Three Rivers of Ireland: History and Culture


The Third Home Bill and World War I



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The Third Home Bill and World War I

In 1914, the Third Home Rule Act, which contained provision for a "temporary" partition of these six counties from the rest of Ireland, was approved. However, in August 1914 the UK went to war with Germany. In order to concentrate on the war effort, the government decided to postpone the Third Home Rule Bill implementation until after the war, and this left the Nationalists and Unionists wondering what action would be best on their part. Both decided that if they fought alongside the British in the war, they would have a bargaining tool for use after the war.

Most of the Nationalist IVF did go to war alongside the British. However a small splinter group disagreed with this policy of helping the British and stayed at home. In order to disassociate themselves, the majority of the IVF renamed themselves the National Volunteer Force (NVF) while the splinter group remained the IVF.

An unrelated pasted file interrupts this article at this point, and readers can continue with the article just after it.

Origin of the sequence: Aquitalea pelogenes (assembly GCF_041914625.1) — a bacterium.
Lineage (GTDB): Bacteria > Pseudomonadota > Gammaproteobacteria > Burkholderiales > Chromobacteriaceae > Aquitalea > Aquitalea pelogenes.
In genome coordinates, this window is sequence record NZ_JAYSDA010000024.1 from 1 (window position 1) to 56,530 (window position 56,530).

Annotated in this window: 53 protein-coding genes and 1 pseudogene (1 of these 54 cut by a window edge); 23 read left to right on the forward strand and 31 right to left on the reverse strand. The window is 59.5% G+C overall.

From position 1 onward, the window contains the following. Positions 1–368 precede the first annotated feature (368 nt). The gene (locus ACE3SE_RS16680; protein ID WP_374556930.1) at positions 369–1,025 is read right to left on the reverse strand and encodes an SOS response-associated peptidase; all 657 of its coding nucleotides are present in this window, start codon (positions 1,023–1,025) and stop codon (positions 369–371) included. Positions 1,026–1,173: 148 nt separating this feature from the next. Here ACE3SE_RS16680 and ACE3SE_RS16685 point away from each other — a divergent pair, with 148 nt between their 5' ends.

Many of the UVF men also joined the war, along with other Unionists. During the Battle of the Somme, nearly half of the UVF men were injured or killed. London viewed this sacrifice, on the part of the men of Ulster, as an indication that Ulster could not now be forced into Home Rule.

The war was only supposed to last a few months, but it went on for 4 years. When the war finally ended, events in Ireland made the implementation of the home rule impossible. Public opinion in the majority "nationalist" community (who sought for greater independence from Britain) had shifted during the war from a demand for home rule to one of full independence.

Easter Uprising of 1916

When England entered World War I, other Irish nationalist openly supported the Germans with the hope that Germany would be able to support their cause. Several republican groups, the Irish Republican Brotherhood and the splinter IVF, decided to take advantage of the fact that the British had few troops to spare in Ireland, and planned a huge rebellion to drive the British out of Ireland. Plans were being made for an open rebellion to take place on Easter Monday, April 24, 1916. These plans relied on a shipment of German arms to Ireland. This shipment was discovered and the boat carrying the arms was scuttled. Attempts to postpone action by the nationalists failed, and the rebellion started, as planned, on April 24 without the weapons.